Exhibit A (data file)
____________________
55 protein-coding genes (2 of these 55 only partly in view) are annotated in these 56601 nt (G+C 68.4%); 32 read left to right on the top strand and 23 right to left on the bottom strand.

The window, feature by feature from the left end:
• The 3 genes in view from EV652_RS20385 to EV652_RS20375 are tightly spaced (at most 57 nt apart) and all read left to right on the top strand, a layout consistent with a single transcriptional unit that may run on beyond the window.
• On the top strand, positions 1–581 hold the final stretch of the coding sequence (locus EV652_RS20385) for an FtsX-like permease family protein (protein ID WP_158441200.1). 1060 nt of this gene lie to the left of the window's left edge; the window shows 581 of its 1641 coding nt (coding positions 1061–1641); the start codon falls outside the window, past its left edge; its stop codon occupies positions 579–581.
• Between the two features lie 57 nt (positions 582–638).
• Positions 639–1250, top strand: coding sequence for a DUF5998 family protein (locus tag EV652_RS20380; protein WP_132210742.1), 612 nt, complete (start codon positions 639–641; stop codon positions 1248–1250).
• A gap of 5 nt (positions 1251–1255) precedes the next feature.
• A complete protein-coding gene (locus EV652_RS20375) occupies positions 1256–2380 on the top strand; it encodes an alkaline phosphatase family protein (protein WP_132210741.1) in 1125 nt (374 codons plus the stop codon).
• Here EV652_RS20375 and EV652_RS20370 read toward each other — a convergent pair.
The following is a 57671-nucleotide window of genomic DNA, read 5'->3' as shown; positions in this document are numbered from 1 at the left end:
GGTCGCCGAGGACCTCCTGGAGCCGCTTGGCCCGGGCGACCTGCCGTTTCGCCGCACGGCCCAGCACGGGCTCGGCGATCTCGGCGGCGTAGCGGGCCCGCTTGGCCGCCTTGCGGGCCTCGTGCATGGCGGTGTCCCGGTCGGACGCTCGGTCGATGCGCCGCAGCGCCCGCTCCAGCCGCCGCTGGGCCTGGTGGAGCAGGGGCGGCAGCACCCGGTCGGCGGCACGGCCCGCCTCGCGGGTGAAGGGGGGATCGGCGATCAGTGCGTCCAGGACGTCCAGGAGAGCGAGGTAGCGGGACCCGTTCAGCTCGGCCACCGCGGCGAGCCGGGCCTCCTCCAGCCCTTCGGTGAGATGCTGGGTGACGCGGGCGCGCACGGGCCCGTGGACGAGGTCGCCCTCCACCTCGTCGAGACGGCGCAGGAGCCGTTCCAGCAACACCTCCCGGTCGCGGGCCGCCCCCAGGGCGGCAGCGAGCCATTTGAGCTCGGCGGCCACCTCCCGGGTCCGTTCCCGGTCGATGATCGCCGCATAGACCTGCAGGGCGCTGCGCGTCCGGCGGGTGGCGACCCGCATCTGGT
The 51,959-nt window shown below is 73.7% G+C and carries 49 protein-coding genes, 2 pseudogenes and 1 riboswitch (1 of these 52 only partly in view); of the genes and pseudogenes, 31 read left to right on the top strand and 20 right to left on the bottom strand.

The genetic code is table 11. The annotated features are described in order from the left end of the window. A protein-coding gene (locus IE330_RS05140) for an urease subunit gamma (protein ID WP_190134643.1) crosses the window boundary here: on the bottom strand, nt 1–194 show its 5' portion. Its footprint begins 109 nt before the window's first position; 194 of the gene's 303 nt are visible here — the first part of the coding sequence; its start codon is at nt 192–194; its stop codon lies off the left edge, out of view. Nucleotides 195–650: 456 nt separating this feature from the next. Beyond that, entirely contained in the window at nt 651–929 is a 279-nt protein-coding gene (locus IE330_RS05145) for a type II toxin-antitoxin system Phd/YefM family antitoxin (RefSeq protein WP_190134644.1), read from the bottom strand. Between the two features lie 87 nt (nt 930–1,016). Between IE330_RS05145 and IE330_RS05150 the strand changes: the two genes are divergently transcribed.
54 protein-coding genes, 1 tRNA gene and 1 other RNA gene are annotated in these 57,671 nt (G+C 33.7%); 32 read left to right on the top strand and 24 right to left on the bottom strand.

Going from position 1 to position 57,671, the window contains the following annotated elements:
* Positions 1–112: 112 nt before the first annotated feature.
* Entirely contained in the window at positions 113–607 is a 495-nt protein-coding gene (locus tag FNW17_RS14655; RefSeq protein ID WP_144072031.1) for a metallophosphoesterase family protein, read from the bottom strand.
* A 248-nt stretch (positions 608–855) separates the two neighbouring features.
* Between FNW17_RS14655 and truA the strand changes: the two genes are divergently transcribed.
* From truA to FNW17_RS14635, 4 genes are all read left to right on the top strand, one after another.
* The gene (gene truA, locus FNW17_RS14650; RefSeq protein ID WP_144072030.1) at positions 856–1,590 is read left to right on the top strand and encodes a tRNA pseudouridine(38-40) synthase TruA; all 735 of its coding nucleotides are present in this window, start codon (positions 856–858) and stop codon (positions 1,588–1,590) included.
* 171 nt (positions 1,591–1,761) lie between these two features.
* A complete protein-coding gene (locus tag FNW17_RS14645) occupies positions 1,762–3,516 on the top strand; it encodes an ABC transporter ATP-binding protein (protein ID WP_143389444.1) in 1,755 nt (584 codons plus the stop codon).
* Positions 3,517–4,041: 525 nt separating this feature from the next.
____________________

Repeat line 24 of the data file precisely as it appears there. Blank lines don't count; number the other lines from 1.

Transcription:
* Positions 3,517–4,041: 525 nt separating this feature from the next.